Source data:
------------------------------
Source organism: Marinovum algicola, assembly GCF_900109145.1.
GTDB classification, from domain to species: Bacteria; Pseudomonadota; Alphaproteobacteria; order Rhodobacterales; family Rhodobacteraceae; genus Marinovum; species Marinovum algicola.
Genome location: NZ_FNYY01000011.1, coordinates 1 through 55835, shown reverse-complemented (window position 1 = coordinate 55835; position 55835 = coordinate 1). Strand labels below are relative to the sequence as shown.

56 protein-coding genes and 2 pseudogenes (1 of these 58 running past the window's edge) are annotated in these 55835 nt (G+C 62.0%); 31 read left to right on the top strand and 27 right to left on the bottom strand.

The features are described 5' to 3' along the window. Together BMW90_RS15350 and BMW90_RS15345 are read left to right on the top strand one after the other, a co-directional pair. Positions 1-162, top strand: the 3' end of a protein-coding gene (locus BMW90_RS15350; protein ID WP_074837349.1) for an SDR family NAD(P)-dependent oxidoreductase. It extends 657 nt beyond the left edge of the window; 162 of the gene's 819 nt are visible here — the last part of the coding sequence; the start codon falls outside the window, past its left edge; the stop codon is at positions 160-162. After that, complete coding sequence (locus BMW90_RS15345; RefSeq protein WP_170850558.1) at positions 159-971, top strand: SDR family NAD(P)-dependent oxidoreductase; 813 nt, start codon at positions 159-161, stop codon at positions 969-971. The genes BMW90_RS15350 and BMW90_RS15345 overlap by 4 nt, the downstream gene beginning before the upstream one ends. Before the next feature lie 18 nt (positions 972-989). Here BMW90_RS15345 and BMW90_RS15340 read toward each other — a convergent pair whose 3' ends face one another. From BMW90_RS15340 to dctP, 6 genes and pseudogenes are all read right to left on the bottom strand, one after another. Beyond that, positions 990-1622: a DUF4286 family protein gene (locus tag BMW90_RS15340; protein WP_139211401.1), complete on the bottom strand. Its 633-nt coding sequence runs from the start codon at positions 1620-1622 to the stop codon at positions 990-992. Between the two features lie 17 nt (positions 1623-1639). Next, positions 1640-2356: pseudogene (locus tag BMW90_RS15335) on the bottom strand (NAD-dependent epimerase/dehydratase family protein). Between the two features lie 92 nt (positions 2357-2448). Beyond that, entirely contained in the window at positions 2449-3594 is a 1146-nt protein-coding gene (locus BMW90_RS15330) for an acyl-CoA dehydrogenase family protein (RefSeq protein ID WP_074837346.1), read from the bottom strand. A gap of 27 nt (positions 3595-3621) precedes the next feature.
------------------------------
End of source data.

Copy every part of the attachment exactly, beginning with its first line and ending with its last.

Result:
Source organism: Marinovum algicola, assembly GCF_900109145.1.
GTDB classification, from domain to species: Bacteria; Pseudomonadota; Alphaproteobacteria; order Rhodobacterales; family Rhodobacteraceae; genus Marinovum; species Marinovum algicola.
Genome location: NZ_FNYY01000011.1, coordinates 1 through 55835, shown reverse-complemented (window position 1 = coordinate 55835; position 55835 = coordinate 1). Strand labels below are relative to the sequence as shown.

56 protein-coding genes and 2 pseudogenes (1 of these 58 running past the window's edge) are annotated in these 55835 nt (G+C 62.0%); 31 read left to right on the top strand and 27 right to left on the bottom strand.

The features are described 5' to 3' along the window. Together BMW90_RS15350 and BMW90_RS15345 are read left to right on the top strand one after the other, a co-directional pair. Positions 1-162, top strand: the 3' end of a protein-coding gene (locus BMW90_RS15350; protein ID WP_074837349.1) for an SDR family NAD(P)-dependent oxidoreductase. It extends 657 nt beyond the left edge of the window; 162 of the gene's 819 nt are visible here — the last part of the coding sequence; the start codon falls outside the window, past its left edge; the stop codon is at positions 160-162. After that, complete coding sequence (locus BMW90_RS15345; RefSeq protein WP_170850558.1) at positions 159-971, top strand: SDR family NAD(P)-dependent oxidoreductase; 813 nt, start codon at positions 159-161, stop codon at positions 969-971. The genes BMW90_RS15350 and BMW90_RS15345 overlap by 4 nt, the downstream gene beginning before the upstream one ends. Before the next feature lie 18 nt (positions 972-989). Here BMW90_RS15345 and BMW90_RS15340 read toward each other — a convergent pair whose 3' ends face one another. From BMW90_RS15340 to dctP, 6 genes and pseudogenes are all read right to left on the bottom strand, one after another. Beyond that, positions 990-1622: a DUF4286 family protein gene (locus tag BMW90_RS15340; protein WP_139211401.1), complete on the bottom strand. Its 633-nt coding sequence runs from the start codon at positions 1620-1622 to the stop codon at positions 990-992. Between the two features lie 17 nt (positions 1623-1639). Next, positions 1640-2356: pseudogene (locus tag BMW90_RS15335) on the bottom strand (NAD-dependent epimerase/dehydratase family protein). Between the two features lie 92 nt (positions 2357-2448). Beyond that, entirely contained in the window at positions 2449-3594 is a 1146-nt protein-coding gene (locus BMW90_RS15330) for an acyl-CoA dehydrogenase family protein (RefSeq protein ID WP_074837346.1), read from the bottom strand. A gap of 27 nt (positions 3595-3621) precedes the next feature.